But the AIA/LA crowd are also optimists, die-hard visionaries who still believe in transformation and winning them could have been as simple as invoking the skyline that must be protected but when challenged as to the identity of those buildings that must be protected, he came up empty.
Given another chance for historic preservation redemption, he again came up empty when asked what buildings we have lost that should have been protected.
Beutner spent 15 months inside City Hall, reportedly running the city for all practical purposes, an experience that armed him with enough anecdotes to fill the typical Candidate’s Forum and this was no exception.
When asked about the Planning department, he told a story about the LAPD.
When asked about the streamling City Hall, he told a story about homelessness.
When asked about appointing General Managers, he told a story about how many city departments it takes to change a light bulb.
When asked about the role of architecture in our community, he told a story about the ability of the Broad Museum to draw in the community and the world.
Austin Beutner has a fairly unique vantage point in the Mayoral race, with three City Hall insiders to one side and a grassroots outsider on the other. It is up to him to clearly identify himself as the candidate who brings charismatic presence to the role, or as the candidate who is incredibly aware of the intricacies of City Hall, or as the candidate who can tap into the world’s experts and manage them as they run the city or any of a number of combinations but he simply fell short.
He failed to work the room and to demonstrate the ability to charm individuals or read an audience.
He failed to demonstrate a mastery of the details of land use, urban design, planning policy, and mobility issues or to communicate, leaving the audience wondering if this is the candidate who can connect LA, literally and figuratively.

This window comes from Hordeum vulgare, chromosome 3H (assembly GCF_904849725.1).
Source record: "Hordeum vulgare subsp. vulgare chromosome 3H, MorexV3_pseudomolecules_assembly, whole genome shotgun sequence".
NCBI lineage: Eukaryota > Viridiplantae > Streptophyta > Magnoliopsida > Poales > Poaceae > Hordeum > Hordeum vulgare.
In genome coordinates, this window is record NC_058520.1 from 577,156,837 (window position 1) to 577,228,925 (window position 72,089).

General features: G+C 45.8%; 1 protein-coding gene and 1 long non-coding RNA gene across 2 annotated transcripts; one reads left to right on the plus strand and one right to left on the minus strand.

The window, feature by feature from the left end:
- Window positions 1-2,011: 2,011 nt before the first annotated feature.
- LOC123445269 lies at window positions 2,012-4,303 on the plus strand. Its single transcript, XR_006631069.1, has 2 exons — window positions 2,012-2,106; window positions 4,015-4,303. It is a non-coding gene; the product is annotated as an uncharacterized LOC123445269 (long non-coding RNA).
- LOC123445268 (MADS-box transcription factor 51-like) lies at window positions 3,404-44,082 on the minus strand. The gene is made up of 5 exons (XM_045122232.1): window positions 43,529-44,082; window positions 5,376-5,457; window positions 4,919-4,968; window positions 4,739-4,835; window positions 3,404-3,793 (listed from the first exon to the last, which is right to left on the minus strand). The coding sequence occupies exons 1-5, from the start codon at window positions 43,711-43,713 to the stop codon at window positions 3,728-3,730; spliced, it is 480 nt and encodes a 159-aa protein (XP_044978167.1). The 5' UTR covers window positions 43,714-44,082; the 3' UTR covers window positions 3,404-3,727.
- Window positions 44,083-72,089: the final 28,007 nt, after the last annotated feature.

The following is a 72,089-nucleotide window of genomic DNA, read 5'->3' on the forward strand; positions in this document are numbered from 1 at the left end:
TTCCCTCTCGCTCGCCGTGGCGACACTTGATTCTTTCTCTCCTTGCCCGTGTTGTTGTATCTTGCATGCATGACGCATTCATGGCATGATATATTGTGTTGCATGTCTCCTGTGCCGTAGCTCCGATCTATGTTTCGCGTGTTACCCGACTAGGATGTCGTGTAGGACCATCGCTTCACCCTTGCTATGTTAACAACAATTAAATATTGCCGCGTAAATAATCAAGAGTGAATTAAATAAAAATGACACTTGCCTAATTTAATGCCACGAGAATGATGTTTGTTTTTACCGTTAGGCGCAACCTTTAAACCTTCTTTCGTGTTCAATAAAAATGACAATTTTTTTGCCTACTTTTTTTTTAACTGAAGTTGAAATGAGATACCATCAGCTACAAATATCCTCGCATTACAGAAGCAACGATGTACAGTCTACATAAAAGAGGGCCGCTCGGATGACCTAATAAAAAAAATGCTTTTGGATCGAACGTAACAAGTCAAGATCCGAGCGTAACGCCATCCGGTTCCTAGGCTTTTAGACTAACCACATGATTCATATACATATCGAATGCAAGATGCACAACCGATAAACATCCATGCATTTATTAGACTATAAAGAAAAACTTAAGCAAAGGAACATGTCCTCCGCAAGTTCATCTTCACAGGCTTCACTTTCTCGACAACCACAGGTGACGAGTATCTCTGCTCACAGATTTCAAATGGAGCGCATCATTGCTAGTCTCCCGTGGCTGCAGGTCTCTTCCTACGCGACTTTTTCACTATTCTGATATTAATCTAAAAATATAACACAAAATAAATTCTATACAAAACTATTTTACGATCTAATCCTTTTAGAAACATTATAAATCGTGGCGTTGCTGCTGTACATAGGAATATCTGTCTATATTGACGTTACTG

He relied on information from handlers and briefers that was superficial if not incorrect, leaving the audience to question his judgment and his ability to tap into LA’s pool of experts.
He referenced Great Cities from around the world, all of them led by charismatic characters who charm the masses or municipal powerhouses who fund and execute visions or great coaches who wrangle the best performances from teams of geniuses.
Beutner’s opportunity was to communicate that he was one of these three styles of leader and his performance fell short. Granted, he is a significantly successful man who is quite comfortable in many arenas and he speaks confidently and assertively.
He tells a story of his first days as Deputy Mayor, when he picked up the phone and called Steve Samples of USC and Gen Block of UCLA. The point of the story is to illustrate his wisdom in calling the two largest employers in LA as well as to ask for their help. “Nobody had ever called them before,” Buetner points out, “and this is where the expertise is found.”
Missing from this anecdote is the fact that two thirds of LA’s local economy are small businesses and the opportunity for Austin Beutner the Mayoral Candidate is for him to connect with individual operators, either as the charming charismatic candidate, or the municipal expert, or as the local guy who can lead professionals in the delivery of city services.
The LA chapter of the American Institute of Architects (AIA/LA) is committed to promoting the role of Architecture in LA’s municipal battlefield as the public grapples with urban design, planning, mobility, and land use policy issues.
The AIA/LA believes that the Mayoral race of 2013 is an important opportunity to engage the candidates in a conversation that allows the architectural community to communicate its priorities and the candidate to present their architectural street cred.
To this end, the AIA/LA is hosting a five part weekly series that allows each of the five leading Mayoral candidates to engage in a conversation about urban design, mobility, architecture, and LA’s built environment.
There are three more AIA/LA Mayoral Candidate Forums taking place over the next four Friday evenings. Kevin James is scheduled for Friday, March 2, followed by Wendy Greuel on Friday, March 9.
Visit City Watch LA for video of the evening as well as for highlights that feature Beutner’s comments on his role in City Hall and the need to address overlaps between city departments.
For more information on future AIA/LA Mayoral Candidate Forums, visit the AIA/LA website.
Vol 10 Issue 17
Pub Feb 28, 2012